While many believe the economy has improved compared to this time last year, Americans remain conservative in their holiday shopping plans.
Can you blame them?
After all, the fiscal cliff is looming and unemployment remains just under eight percent. The CNBC All-America Economic Survey reveals the holiday shopper plans to spend an average of $742 on gifts this year, down slightly from last year's intent to spend $751. (Read More: Fiscal Cliff, Complete Coverage)
Where Are Consumers Shopping?
When it comes to where most of the shopping will be done, big box stores like Wal-Mart or or Best Buy reign supreme. Of those surveyed, 39 percent say they plan to do or have done most of their holiday shopping at the big box retailers, though the percentage has fallen from 42 percent in 2011.
The internet takes the number two spot with 28 percent planning to do most of their holiday shopping online, up just one percentage point from last year. (Read More: Merry Shoppers, Shallow Pockets)
Department stores like Macy's or Sears come in at number three with 23 percent, which is regaining some ground from last year with just 19 percent said department stores would be the destination of choice.
The Season's Hottest Gift
Many retail analysts will tell you the hot item this Christmas is the tablet, and the survey shows 21 percent of shoppers do plan to buy a tablet in the next three months.
Of those who plan to buy a tablet in the next three months, the Apple iPad is the favorite with 7 percent, followed by the Android tablet and the Amazon Kindle tied with 3 percent each. But digging a little deeper into the data, reveals a much closer race between the iPad and the Android among 18 to 34 year olds, where 8 percent plan to buy the iPad in the next three months, and 7 percent plan to purchase an Android tablet. (Read More: Apple's iPad Owns Tablet Market...But Not For Long)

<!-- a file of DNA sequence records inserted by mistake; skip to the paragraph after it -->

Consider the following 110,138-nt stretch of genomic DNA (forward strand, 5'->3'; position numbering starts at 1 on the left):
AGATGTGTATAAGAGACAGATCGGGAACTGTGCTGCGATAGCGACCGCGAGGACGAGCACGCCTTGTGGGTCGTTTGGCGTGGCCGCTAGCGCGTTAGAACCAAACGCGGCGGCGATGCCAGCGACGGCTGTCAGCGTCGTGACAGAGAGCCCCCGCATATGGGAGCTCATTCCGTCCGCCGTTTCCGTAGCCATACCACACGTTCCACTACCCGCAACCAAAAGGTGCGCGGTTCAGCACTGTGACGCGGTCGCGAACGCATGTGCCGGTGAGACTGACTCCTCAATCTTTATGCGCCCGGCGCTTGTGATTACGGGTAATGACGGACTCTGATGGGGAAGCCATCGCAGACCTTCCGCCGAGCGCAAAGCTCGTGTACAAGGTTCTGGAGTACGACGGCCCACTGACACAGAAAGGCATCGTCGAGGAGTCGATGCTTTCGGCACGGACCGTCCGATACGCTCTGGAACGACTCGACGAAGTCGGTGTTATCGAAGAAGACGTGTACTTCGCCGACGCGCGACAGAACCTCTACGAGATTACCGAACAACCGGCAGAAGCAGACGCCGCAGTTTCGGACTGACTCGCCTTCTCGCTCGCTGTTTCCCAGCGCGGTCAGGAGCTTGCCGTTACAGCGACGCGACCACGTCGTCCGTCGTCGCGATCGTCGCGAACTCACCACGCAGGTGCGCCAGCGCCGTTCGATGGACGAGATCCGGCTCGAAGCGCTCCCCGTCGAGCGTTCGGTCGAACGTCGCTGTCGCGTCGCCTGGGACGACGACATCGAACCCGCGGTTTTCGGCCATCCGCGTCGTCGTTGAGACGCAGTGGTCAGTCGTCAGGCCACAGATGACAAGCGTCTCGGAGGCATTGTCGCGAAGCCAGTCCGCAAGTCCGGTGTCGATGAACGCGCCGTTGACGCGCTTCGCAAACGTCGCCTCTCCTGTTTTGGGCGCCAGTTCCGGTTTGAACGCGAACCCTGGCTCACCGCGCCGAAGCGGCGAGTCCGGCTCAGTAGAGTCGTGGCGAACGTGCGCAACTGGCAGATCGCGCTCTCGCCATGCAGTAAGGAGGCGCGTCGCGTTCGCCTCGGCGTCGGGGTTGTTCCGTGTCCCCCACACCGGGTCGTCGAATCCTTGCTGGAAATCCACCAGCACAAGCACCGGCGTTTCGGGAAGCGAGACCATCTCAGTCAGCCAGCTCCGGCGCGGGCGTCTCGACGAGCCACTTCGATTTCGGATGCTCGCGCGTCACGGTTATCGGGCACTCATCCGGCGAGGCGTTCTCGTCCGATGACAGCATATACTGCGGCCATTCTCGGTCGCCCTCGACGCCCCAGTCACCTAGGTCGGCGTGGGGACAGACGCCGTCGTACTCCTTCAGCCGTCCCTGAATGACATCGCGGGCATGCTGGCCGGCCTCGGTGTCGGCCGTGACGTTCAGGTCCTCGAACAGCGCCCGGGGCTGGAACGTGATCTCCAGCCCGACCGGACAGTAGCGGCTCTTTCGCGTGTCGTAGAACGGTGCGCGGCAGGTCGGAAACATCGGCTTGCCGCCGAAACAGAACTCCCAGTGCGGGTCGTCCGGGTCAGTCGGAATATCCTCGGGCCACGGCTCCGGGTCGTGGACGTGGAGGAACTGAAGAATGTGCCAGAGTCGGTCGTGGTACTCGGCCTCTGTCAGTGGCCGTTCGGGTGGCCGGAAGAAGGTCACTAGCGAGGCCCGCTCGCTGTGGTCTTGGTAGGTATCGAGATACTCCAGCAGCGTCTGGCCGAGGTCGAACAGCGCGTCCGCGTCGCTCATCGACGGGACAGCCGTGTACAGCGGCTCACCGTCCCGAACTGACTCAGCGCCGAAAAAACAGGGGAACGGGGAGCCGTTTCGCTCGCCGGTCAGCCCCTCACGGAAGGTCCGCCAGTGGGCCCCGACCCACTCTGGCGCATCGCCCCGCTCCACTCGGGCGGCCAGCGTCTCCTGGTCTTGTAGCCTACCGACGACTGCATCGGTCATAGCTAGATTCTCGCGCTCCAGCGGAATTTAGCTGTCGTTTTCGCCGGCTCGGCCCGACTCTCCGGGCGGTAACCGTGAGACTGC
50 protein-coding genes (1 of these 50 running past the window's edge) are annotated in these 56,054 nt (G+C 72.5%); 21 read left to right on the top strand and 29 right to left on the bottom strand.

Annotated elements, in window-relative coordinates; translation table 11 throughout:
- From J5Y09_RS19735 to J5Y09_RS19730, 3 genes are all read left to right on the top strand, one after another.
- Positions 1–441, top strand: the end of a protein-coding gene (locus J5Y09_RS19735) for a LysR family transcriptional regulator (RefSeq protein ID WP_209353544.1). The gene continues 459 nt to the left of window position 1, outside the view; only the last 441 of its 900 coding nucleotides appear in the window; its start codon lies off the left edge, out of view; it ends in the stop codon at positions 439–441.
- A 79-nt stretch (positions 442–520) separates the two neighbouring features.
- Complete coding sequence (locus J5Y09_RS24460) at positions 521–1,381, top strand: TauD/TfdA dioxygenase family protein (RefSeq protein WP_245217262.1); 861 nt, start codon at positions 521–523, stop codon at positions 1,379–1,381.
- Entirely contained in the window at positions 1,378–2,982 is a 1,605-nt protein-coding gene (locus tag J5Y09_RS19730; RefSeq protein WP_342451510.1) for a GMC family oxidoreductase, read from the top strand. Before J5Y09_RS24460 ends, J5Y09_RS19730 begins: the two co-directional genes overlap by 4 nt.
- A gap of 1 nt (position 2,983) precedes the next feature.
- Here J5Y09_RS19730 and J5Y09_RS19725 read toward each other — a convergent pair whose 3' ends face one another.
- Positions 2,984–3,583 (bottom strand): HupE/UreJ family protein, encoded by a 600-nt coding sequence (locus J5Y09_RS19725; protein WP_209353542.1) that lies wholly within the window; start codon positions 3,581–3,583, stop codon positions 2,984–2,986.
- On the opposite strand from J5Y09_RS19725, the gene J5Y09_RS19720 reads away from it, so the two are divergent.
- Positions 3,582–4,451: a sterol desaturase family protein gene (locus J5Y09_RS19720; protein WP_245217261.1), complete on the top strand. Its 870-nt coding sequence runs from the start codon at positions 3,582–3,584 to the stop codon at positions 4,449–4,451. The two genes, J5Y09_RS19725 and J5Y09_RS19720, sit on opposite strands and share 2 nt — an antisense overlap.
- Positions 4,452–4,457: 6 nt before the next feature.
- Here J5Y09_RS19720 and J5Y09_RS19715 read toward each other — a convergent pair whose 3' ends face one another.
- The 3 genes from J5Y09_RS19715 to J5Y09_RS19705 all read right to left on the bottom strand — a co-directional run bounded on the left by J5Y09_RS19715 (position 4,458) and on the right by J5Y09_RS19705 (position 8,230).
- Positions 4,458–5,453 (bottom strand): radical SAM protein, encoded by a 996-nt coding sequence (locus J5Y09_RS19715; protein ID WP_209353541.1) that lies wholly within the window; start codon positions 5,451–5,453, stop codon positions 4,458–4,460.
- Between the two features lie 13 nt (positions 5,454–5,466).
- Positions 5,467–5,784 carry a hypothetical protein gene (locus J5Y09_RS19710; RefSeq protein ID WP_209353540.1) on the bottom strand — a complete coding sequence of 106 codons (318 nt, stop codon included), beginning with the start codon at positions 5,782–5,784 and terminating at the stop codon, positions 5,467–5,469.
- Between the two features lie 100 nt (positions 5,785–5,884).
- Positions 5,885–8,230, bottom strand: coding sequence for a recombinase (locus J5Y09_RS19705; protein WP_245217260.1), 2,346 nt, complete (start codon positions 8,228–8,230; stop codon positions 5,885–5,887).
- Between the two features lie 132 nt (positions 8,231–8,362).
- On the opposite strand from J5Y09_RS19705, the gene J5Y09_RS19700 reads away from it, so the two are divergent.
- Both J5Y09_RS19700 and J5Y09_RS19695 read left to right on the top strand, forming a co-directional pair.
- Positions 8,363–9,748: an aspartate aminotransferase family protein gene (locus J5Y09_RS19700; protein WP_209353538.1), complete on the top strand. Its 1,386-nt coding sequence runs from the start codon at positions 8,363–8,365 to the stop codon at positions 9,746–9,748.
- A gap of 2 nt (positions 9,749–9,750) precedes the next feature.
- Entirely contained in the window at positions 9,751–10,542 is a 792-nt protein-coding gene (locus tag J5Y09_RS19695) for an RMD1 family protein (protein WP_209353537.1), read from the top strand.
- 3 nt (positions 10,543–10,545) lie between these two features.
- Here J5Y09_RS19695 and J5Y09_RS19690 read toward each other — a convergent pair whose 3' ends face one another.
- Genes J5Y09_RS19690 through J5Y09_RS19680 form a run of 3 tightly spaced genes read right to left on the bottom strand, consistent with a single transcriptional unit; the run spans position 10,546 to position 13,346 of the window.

America Goes Mobile
Increasingly, Americans shop with their phones both in and outside stores. The survey shows 27 percent of Americans used their cell phones in stores to look for a lower price, up 24 percent from a year ago. The detailed data reveals a larger digital divide between younger and richer shoppers widening with older and poorer. 50 percent of 18-to-34 year olds have used their cell phone or mobile device to compare prices while in store compared to 38 percent of 35 to 49 year olds, and just 10 percent of 50 to 64 year olds.
And while it may seem ironic, 57 percent consumers making more than $100,000 used their cell phones to check for lower prices while in store compared to just 15 percent of those making less than $30,000. After all, saving money is saving money no matter what income level. (Read More: Holiday Central, Complete Coverage)
When it comes to actually purchasing goods or services (other than music, mobile apps and e-books) on a mobile device, 25 percent of adults have done it up from 16 percent a year ago, and again by more younger and wealthier consumers. 42 percent of 18-to-34 year olds have made a purchase on a mobile device compared to 30 percent of 25-49 year olds and 15 percent of 50 to 64 years olds.
The highest salaried consumers use their phones more frequently to make purchases: 47 percent of those making $100,00 or more have used their mobile devices to make purchases compared to just 6 percent of those making less than $30,000 a year.
-By CNBC's Courtney Reagan; Follow her on Twitter: @CourtReagan